Because macrophages have been shown to be one source of the IL-β in CLDs32 and macrophage CM could enhance HSCs activation and growth,33 we then tested BM-MSCs CM effect on macrophage-induced HSCs growth and activation (Fig. 4B-e), and found that ARKO BM-MSCs showed better suppression than WT BM-MSCs on HSCs growth (Figure 4B-f), indicating that ARKO BM-MSCs could suppress macrophage-induced HSCs growth more significantly through secreting more IL1Ra to block IL1R signaling. Importantly, the addition of the IL1Ra neutralizing Ab did abolish the inhibitory effect significantly (Fig. 4B-g,h), confirming that the effect of ARKO BM-MSCs on anti-inflammatory and -fibrotic actions might need to go through the IL1Ra molecule.
To further explore whether BM-MSCs-secreted IL1Ra is the major source to mediate anti-inflammatory and -fibrotic effects, IL-1β was used to stimulate macrophage (chemoattractant) protein expression and WT and ARKO BM-MSCs CM were used to test whether they could block this enhancement. Because IL-1β showed induction in MCP-1 (chemokine [C-C motif] ligand 2; CCL2), chemokine (C-X-C motif) ligand (CXCL)1, and CXCL2, consistently in two different types of HSCs (Supporting Fig. 11), expressions of CCL2, CXCL1, and CXCL2 were further examined upon BM-MSC CM treatment. Results showed that ARKO BM-MSC CM had higher suppression on CCL2, CXCL1, and CXCL2 expression than did WT BM-MSCs CM (Fig. 4C-i-k). Pretreating BM-MSCs CM with IL1Ra neutralization Ab significantly masked BM-MSCs CM inhibition on CCL2, CXCL1, and CXCL2, suggesting that BM-MSCs exerted anti-inflammatory actions through IL1Ra inhibiting IL1 signaling to abolish the elevation of CCL2, CXCL1, and CXCL2 blocking macrophage infiltration (Fig. 4D-l-n).
Together, results (from Fig. 4) concluded that KO of AR in BM-MSCs led to more secreted IL1Ra that resulted in suppression of macrophage infiltration (anti-inflammation) and HSCs activation (anti-fibrosis) and then yielded better transplantation therapeutic efficacy to treat liver cirrhosis.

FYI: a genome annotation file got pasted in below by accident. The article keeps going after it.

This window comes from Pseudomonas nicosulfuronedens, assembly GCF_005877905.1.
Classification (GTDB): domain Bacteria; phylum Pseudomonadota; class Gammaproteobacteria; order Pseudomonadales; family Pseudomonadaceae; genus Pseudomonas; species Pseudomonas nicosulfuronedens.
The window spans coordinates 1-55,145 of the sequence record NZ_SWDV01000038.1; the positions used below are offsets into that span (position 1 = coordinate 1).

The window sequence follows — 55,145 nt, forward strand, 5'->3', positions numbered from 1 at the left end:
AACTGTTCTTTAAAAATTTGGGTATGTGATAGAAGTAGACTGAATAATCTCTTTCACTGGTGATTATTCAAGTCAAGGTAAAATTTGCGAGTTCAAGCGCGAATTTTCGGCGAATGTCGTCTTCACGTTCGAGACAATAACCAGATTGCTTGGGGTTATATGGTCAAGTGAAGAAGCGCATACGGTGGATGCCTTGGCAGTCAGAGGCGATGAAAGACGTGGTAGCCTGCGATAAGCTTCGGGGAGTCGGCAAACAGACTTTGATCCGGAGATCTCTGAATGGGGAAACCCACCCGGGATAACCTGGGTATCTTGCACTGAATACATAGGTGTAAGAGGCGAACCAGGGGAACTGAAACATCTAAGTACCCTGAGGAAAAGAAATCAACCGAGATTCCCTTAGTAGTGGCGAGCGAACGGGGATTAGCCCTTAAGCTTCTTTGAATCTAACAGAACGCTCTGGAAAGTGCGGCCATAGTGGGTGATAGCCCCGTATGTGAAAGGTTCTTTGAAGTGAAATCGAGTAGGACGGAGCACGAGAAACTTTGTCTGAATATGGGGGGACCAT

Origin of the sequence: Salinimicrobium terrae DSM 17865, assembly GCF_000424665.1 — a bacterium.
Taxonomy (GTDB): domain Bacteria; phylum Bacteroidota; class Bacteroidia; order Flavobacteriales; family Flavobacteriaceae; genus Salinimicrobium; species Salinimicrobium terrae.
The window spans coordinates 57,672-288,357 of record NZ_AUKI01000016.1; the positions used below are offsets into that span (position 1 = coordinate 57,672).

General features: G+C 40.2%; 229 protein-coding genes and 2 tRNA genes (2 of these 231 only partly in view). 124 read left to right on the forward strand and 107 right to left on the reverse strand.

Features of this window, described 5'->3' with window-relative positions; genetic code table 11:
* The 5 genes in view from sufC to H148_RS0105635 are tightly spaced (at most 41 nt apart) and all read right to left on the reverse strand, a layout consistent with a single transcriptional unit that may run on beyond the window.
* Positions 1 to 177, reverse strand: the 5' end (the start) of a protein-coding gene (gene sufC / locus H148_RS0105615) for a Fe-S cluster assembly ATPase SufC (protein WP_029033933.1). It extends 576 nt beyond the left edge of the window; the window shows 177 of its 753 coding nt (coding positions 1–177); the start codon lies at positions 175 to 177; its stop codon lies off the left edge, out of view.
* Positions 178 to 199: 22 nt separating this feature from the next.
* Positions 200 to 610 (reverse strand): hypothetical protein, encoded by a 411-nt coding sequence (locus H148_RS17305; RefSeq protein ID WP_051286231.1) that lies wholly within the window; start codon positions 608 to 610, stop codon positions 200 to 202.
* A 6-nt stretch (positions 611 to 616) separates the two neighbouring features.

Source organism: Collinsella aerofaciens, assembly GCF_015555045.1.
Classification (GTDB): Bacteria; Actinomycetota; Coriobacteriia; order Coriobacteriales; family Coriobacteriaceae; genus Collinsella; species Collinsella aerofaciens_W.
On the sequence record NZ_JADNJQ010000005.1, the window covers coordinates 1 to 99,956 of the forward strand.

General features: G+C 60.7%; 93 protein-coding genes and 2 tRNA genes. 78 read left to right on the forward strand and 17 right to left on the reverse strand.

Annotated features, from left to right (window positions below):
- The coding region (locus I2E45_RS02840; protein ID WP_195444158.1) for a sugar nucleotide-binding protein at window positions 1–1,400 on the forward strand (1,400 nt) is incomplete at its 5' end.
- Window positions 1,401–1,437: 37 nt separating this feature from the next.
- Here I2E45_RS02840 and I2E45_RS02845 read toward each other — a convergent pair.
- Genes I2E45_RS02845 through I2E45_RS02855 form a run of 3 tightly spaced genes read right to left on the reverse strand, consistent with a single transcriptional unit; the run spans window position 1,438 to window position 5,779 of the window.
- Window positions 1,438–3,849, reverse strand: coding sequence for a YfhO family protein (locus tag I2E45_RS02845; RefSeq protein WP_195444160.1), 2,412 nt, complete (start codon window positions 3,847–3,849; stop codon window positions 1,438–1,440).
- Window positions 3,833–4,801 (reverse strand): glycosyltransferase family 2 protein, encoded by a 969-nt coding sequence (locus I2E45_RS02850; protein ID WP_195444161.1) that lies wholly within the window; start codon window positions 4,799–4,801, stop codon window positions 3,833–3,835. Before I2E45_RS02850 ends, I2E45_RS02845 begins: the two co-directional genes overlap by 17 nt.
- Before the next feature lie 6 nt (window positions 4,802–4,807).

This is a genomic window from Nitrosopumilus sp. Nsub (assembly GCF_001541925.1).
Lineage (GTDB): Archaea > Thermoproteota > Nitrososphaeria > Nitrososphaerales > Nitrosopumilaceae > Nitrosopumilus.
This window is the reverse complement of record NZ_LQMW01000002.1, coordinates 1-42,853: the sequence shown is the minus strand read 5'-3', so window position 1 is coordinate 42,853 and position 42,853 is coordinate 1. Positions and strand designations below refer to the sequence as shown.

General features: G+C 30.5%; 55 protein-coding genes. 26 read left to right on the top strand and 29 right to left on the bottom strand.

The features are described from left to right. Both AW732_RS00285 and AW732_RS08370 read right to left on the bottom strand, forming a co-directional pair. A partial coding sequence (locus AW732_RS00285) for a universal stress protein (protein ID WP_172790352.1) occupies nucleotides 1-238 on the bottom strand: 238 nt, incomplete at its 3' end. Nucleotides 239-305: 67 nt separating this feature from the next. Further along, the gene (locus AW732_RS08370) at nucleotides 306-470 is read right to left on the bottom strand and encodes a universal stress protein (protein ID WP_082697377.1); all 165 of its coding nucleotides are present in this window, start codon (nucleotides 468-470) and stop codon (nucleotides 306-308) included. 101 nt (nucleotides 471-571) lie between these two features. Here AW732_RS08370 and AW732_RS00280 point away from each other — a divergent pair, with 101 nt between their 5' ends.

Targeting AR in BM-MSCs With AR-siRNA or ASC-J9® Leads to Better Self-Renewal and Migration Potential.
To apply these findings in clinical application by targeting AR in BM-MSCs (mimicking genetic ARKO BM-MSC effects in treating liver cirrhosis), we applied the currently available agents, such as AR-siRNA and ASC-J9®, that could degrade AR in selective cells with little side effects.34 We found ARKO with lentiviral AR-siRNA infection in primary WT BM-MSCs (or C3H10T1/2 and D1 cells) led to increased cell migration and proliferation (Fig. 5A-a-c,B). Similar results were also obtained when we replaced AR-siRNA with ASC-J9®. Results showed that ASC-J9® treatment in WT BM-MSCs caused elevated migration into regular media or to hepatocytes (Fig. 5C-d-f). ASC-J9® was also applied to WT BM-MSCs to determine its effect on WT BM-MSC self-renewal and proliferation potential, and results from the bromodeoxyuridine (BrdU) assay proved that ASC-J9® treatment led to enhanced self-renewal and proliferation in WT BM-MSCs (Fig. 5D). Zymographic analysis also showed that AR-siRNA or ASC-J9® treatment increased MMP-9 activity (Fig. 5E,F). Together, results (from Fig. 5A-F) conclude that targeting AR in BM-MSCs with either AR-siRNA or ASC-J9® yielded similar effects, when compared with BM-MSC effects isolated from ARKO mice, showing better anti-inflammation and anti-fibrosis effects.